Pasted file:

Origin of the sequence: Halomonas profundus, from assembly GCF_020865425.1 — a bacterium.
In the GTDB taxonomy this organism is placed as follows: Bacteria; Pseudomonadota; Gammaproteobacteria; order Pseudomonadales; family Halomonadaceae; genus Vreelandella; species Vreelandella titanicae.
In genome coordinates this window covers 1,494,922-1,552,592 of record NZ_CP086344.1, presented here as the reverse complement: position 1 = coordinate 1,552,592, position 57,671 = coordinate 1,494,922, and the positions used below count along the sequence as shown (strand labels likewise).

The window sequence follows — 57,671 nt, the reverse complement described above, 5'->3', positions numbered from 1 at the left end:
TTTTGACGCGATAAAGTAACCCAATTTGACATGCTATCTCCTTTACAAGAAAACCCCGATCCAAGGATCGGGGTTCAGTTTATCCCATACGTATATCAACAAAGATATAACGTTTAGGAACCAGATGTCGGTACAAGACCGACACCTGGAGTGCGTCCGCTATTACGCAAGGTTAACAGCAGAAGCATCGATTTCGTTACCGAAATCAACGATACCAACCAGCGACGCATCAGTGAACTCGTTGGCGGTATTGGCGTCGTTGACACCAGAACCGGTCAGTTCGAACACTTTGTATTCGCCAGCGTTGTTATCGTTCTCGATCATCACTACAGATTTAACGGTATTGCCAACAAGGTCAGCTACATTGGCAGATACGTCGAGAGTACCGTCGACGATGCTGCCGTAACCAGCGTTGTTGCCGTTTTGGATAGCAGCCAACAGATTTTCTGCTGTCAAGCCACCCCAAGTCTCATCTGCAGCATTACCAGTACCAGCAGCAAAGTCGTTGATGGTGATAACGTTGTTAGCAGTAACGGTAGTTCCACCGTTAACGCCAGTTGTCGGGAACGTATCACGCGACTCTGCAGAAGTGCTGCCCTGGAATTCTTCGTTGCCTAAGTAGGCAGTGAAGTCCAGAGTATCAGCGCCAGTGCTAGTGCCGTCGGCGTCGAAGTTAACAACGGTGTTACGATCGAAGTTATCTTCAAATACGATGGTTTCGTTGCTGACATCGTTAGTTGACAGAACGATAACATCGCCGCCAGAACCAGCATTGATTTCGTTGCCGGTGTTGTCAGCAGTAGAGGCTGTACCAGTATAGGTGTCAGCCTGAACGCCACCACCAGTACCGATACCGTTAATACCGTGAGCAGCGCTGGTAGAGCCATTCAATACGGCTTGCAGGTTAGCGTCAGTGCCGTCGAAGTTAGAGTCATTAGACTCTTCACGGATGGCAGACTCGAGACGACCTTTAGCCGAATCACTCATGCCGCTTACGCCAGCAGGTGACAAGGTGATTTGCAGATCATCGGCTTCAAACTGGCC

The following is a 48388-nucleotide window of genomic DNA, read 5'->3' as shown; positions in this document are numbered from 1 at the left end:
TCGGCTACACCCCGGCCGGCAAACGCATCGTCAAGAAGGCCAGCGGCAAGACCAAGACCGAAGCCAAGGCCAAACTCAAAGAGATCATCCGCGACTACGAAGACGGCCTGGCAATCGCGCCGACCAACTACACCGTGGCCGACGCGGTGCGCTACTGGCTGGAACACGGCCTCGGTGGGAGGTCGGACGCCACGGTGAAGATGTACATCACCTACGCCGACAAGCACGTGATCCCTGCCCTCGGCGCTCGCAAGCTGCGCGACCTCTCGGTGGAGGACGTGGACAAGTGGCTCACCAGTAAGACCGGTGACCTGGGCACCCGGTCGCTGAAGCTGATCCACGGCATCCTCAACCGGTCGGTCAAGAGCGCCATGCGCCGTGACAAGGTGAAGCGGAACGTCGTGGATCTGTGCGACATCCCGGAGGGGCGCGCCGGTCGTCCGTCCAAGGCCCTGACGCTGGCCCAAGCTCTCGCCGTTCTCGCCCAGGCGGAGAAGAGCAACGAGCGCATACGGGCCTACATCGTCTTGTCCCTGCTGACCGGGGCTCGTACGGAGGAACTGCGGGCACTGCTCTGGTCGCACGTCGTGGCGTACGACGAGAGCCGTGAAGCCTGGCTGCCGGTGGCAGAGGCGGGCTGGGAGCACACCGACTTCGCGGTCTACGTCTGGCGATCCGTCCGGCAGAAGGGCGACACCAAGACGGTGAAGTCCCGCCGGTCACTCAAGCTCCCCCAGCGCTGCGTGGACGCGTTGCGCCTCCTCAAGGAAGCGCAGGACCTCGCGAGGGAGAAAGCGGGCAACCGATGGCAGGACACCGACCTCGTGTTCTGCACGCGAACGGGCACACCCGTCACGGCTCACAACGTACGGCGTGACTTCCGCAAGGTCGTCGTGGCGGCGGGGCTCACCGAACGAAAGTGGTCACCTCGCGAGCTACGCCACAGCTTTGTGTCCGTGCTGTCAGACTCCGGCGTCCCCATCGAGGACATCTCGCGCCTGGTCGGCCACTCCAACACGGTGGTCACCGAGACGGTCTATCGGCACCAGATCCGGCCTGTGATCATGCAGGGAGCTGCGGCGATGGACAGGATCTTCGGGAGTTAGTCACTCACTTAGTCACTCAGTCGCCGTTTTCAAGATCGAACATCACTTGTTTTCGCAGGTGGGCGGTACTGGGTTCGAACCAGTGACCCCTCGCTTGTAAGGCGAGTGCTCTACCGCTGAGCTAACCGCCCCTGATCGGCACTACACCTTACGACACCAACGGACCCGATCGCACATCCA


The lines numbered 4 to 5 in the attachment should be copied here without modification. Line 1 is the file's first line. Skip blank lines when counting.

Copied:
The window sequence follows — 57,671 nt, the reverse complement described above, 5'->3', positions numbered from 1 at the left end:
TTTTGACGCGATAAAGTAACCCAATTTGACATGCTATCTCCTTTACAAGAAAACCCCGATCCAAGGATCGGGGTTCAGTTTATCCCATACGTATATCAACAAAGATATAACGTTTAGGAACCAGATGTCGGTACAAGACCGACACCTGGAGTGCGTCCGCTATTACGCAAGGTTAACAGCAGAAGCATCGATTTCGTTACCGAAATCAACGATACCAACCAGCGACGCATCAGTGAACTCGTTGGCGGTATTGGCGTCGTTGACACCAGAACCGGTCAGTTCGAACACTTTGTATTCGCCAGCGTTGTTATCGTTCTCGATCATCACTACAGATTTAACGGTATTGCCAACAAGGTCAGCTACATTGGCAGATACGTCGAGAGTACCGTCGACGATGCTGCCGTAACCAGCGTTGTTGCCGTTTTGGATAGCAGCCAACAGATTTTCTGCTGTCAAGCCACCCCAAGTCTCATCTGCAGCATTACCAGTACCAGCAGCAAAGTCGTTGATGGTGATAACGTTGTTAGCAGTAACGGTAGTTCCACCGTTAACGCCAGTTGTCGGGAACGTATCACGCGACTCTGCAGAAGTGCTGCCCTGGAATTCTTCGTTGCCTAAGTAGGCAGTGAAGTCCAGAGTATCAGCGCCAGTGCTAGTGCCGTCGGCGTCGAAGTTAACAACGGTGTTACGATCGAAGTTATCTTCAAATACGATGGTTTCGTTGCTGACATCGTTAGTTGACAGAACGATAACATCGCCGCCAGAACCAGCATTGATTTCGTTGCCGGTGTTGTCAGCAGTAGAGGCTGTACCAGTATAGGTGTCAGCCTGAACGCCACCACCAGTACCGATACCGTTAATACCGTGAGCAGCGCTGGTAGAGCCATTCAATACGGCTTGCAGGTTAGCGTCAGTGCCGTCGAAGTTAGAGTCATTAGACTCTTCACGGATGGCAGACTCGAGACGACCTTTAGCCGAATCACTCATGCCGCTTACGCCAGCAGGTGACAAGGTGATTTGCAGATCATCGGCTTCAAACTGGCC